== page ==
You can have the best communication skills ever, but when the sickness vastly out numbers the health, sometimes those skills break down. Sometimes we may feel confident that we know what we are getting into and that we can handle it. Perhaps it is better to just go in saying, I don’t understand it all but I promise we will grow through these changes together, and we will handle it together. And sometimes, with all our love and best intentions, we just aren’t able to handle it together. There is no one to lay fault with, really. It’s just another change, that we weren’t expecting, that we have to learn to deal with.

If you and your partner are having problems it may not be any of what I just mentioned or one of them might be glaring out at you or maybe a combination of a few or all of them is standing out. But that is the reason I decided to write about these changes. Because it’s an area that we have to consider, we need to know it’s there and that perhaps it is part of the problem. The more knowledge that you have the better prepared you are. No one will ever have all the answers, but we can certainly try to.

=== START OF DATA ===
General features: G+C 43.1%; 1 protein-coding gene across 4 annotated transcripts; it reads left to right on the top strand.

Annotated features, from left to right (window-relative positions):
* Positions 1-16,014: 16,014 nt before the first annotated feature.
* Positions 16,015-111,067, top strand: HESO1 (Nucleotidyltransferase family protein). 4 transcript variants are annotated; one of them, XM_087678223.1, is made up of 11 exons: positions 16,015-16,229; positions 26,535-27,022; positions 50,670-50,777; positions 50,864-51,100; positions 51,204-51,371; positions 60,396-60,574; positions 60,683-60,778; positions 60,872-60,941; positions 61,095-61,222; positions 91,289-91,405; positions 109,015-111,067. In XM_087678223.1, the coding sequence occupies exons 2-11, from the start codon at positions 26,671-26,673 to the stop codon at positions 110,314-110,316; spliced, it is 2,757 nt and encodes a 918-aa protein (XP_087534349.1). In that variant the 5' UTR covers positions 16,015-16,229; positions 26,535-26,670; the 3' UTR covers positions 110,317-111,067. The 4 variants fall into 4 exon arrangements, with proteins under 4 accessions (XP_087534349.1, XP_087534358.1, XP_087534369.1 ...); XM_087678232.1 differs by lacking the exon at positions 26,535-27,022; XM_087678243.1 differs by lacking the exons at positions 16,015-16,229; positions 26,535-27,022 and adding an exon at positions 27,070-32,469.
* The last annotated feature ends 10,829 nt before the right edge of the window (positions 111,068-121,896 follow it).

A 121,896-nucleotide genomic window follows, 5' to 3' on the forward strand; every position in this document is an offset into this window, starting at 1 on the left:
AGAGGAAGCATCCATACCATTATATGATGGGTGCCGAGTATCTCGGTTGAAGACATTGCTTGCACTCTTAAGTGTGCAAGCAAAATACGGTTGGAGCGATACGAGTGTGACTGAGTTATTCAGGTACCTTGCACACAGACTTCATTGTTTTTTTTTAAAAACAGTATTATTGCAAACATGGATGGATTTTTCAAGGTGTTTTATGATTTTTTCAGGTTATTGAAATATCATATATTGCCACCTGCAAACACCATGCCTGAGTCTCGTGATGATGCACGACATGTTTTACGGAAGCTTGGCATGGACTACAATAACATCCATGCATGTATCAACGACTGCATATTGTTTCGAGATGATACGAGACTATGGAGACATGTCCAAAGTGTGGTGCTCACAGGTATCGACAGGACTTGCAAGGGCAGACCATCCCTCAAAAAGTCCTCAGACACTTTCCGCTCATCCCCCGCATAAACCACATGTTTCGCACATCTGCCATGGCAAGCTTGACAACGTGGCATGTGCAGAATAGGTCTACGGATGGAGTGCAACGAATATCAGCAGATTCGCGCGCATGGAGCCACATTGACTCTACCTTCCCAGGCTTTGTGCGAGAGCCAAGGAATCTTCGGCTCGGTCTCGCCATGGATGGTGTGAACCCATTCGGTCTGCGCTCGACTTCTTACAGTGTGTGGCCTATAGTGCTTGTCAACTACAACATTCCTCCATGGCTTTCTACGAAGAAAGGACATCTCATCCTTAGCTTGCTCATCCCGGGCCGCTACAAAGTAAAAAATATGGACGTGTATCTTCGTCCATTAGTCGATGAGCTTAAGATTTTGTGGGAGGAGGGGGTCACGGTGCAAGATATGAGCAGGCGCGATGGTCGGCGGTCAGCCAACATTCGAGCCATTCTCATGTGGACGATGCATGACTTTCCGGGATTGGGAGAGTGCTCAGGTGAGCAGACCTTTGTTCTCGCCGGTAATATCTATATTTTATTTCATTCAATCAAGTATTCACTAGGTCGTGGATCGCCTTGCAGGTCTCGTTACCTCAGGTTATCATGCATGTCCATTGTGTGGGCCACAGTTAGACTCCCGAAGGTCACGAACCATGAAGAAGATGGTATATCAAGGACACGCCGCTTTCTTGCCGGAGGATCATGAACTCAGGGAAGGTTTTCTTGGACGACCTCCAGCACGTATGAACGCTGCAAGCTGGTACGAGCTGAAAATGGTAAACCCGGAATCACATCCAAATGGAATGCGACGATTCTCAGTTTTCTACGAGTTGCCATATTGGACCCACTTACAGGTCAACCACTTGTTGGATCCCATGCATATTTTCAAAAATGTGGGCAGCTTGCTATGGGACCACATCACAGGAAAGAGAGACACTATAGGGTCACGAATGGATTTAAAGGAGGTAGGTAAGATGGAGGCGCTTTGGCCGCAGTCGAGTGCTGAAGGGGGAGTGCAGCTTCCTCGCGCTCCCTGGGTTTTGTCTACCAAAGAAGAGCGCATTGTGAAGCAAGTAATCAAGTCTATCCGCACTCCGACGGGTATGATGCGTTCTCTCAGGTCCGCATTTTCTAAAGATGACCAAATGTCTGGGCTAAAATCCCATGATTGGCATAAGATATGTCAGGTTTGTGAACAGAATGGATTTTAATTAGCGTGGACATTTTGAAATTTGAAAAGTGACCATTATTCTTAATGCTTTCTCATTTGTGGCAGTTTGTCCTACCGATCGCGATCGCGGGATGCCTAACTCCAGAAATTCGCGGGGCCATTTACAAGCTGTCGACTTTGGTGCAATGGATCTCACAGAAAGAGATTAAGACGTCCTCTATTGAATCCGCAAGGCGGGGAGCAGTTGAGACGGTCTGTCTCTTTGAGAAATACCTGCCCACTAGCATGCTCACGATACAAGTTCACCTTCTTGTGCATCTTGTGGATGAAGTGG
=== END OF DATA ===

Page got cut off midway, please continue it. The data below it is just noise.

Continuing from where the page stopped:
There are many, many changes that people, healthy or ill, with go through every day, these are just some of them. I have experienced all of them in some fashion through different relationships and parts of my life. The best tool to help conquer the change monster is to get it out into the open. Talk about what is going on freely, have great open and honest communication with your family, friends and partners. Be frank with each other about whether or not you think you (either of you) can handle this, or is it too much? Open, honest and frequent communication may not save all relationships, but it’s a really good place for you to start.